Profiting from horse racing is not always about finding winners, careful analysis of short-priced favourites can be a very profitable lay strategy if you do it correctly
As anyone who has spent a day at the races will tell you, it’s a lot easier to pick losers than it is to pick winners. Horse racing is a fascinating, complex, and frustrating betting contest where narrowing down the field can sometimes be a herculean task when faced with a 20-runner handicap and an almost unending stream of data points. But what if it could all be a bit simpler?
Step forward the strategy of laying the favourite, which since the introduction of betting exchanges has become a favoured approach of professional and mug punters alike. It allows bettors to focus in on one horse in a race and reduce everything to a binary decision: will this horse win or not? Of course it’s not quite this simple, but it can form the basis of a very profitable strategy.
As a general rule of thumb, around two-thirds of favourites will lose, but this doesn’t mean that blindly laying favourites is a good strategy. In fact, as betting strategies go it’s right up there with the worst of them. But to a thinking bettor it should immediately suggest there are some great opportunities out there if you’re willing to do a little research.
What you should be looking for are horses known as “weak” favourites at prices below 3.0, as above this the risk-reward ratio begins to become a bit more unfriendly. These are especially prevalent in weekend racing where punters are looking for an easy win and blindly back favourites into prices below their true odds. But they could also be a horse where you feel the market has assessed its chances wrongly.
What is very important to note is you should only lay what you perceive as a weak favourite. And to do this you need to know more than the market, or know how to interpret the market correctly. Horses that are too short in a very competitive race, horses that have been backed into too short a price or horses with a very poor course record might be three potential starting points.
It can pay to focus on just one meeting per day, particularly if you are knowledgeable about that particular course’s idiosyncrasies and draw biases. Read here to find out more about this crucial aspect of horse racing betting. And remember what you’re looking for is the 1-2 opportunities a day where the favourite is priced at less than 3.0 and looks weak.
There are many factors you could take into account when assessing if a favourite is weak or not, including but by no means limited to:
- Last time out record
- Course form (does it prefer right or left handed tracks)
- Jockey booking
- Ground form
- Trainer record
- Distance form
- Headgear worn for first time
- Odds in relation to field
But, of course, it may be something else entirely. Many layers like to stick to handicaps with fields above 7 runners as this is where market makers face the toughest task to accurately price up all the runners in the field. It only takes one mistake when rating the top three or four horses to present the canny punter with a good lay opportunity here.
One well worn strategy is to look for horses that habitually get beaten as short priced favourites. For example, in a flat race at Ffos Las in July a horse named Flutterbee lined up as a 7/4 favourite. A look at its previous form, however, showed both in May and June that year it had finished second seemingly lacking that last bit of pace at the finish when similarly priced as favourite.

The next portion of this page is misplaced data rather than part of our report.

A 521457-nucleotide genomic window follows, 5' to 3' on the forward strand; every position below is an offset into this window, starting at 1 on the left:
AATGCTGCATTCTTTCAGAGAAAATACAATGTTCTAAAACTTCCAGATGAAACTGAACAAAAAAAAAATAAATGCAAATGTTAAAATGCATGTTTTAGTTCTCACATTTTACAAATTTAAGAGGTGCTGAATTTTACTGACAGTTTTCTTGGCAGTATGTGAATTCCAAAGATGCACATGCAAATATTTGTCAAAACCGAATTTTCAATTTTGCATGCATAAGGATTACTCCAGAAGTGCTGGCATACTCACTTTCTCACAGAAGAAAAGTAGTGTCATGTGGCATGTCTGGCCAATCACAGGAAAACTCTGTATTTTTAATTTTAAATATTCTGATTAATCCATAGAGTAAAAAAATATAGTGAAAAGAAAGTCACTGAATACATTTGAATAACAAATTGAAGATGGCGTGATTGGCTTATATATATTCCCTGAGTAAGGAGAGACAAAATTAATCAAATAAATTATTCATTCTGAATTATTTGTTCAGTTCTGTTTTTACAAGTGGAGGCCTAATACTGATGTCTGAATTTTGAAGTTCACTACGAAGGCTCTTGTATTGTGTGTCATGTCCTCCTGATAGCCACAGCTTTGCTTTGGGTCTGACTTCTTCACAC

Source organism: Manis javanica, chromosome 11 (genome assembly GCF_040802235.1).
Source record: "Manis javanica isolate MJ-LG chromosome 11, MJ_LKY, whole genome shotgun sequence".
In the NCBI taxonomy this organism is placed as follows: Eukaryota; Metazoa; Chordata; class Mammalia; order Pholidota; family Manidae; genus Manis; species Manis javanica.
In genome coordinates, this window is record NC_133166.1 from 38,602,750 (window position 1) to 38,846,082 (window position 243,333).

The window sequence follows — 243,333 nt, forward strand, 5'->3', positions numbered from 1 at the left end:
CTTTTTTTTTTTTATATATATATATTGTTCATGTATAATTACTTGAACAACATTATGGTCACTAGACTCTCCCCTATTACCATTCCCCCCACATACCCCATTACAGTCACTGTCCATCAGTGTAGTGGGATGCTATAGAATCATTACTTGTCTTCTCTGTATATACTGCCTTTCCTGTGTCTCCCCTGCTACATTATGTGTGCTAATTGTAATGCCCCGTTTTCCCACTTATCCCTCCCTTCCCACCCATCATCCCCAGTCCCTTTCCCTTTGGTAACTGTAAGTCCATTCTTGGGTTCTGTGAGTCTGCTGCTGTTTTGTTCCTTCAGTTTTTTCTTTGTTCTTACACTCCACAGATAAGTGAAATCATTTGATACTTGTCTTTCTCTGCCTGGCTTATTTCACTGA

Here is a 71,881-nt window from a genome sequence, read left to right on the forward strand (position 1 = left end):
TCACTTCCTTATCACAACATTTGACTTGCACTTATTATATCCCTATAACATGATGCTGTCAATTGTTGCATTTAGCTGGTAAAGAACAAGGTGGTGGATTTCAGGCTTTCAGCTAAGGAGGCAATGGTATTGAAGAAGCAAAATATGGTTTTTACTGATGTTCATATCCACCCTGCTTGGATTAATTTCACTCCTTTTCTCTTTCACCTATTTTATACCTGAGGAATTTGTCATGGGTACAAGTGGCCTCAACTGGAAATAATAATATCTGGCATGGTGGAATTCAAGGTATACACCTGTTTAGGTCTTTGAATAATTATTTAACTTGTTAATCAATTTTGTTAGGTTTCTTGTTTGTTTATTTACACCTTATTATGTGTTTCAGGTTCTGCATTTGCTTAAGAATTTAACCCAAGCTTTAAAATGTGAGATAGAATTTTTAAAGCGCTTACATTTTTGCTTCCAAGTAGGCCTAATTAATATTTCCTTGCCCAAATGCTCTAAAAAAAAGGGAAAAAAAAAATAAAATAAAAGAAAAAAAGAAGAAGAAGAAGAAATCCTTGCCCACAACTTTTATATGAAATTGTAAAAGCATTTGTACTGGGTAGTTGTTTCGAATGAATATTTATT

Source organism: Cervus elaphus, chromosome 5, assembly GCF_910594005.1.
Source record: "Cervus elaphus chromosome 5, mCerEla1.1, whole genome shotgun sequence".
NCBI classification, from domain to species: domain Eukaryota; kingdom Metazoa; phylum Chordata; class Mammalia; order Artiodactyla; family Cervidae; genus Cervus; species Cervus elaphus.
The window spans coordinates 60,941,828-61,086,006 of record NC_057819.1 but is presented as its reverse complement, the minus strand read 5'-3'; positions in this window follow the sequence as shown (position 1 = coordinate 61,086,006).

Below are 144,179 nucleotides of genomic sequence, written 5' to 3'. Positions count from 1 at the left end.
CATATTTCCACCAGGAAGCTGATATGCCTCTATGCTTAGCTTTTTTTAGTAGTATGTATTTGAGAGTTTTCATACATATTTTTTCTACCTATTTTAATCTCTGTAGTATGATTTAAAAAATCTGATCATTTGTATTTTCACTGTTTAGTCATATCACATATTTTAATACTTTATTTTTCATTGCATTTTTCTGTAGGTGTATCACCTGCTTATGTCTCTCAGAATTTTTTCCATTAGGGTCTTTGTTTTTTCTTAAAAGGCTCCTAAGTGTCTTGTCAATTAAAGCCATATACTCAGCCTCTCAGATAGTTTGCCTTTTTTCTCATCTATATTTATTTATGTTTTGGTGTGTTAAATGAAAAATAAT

Sure enough it was chinned and finished second when it couldn’t catch the winner in the final furlong. Now granted you are gong to need to do more than this cursory level of analysis to find a winning lay the favourite strategy, but it shows you how easy it can be to start hunting for horses that might fit a model.
You can play around with various models at Flatstats system builder although as you will quickly note trying too hard to force a rule or being too broad in your approach will rarely lead to long-term success. It’s dangerous to ever become too wedded to a system and individual race analysis is also key to success.
If you start reading up on laying favourites you will quickly encounter the concept of a false favourite. These are horses installed as favourites by market makers at an intentionally incorrect price in order to exploit blind favourite backers. These are considerably less likely in the big races where the weight of money makes much more of an impact, so you’re really looking for smaller midweek meetings here.
Often you will see false favourite and weak favourite used interchangeably, but technically they are quite different concepts. And really it pays more to focus on finding weak favourites. These could be a pricing error where the last run is given an undue weighting, when the horse only beat a very poor field, or where factors such as trainer, jockey, draw, and course form haven’t fully been taken into account.
They are not easy to spot, but they are out there and they exist every day of the week. One of the most consistent tools used to spot them are speed ratings, where a horse may be short priced favourite but on the ratings is far more closely matched with the field. Another is last-time out form, which may be misleading in either overrating or underrating a horse’s chances, while sometimes a horse is simply overhyped and attracts more public money that it should.
However you begin to approach trying to spot weak favourites, take your time and test your strategies for small stakes before scaling up. Smart bankroll management and a good staking plan are crucial to long-term success and so is discipline when it comes to your lays. You are looking to profit from other people’s mistakes and that means making as few as possible of your own.
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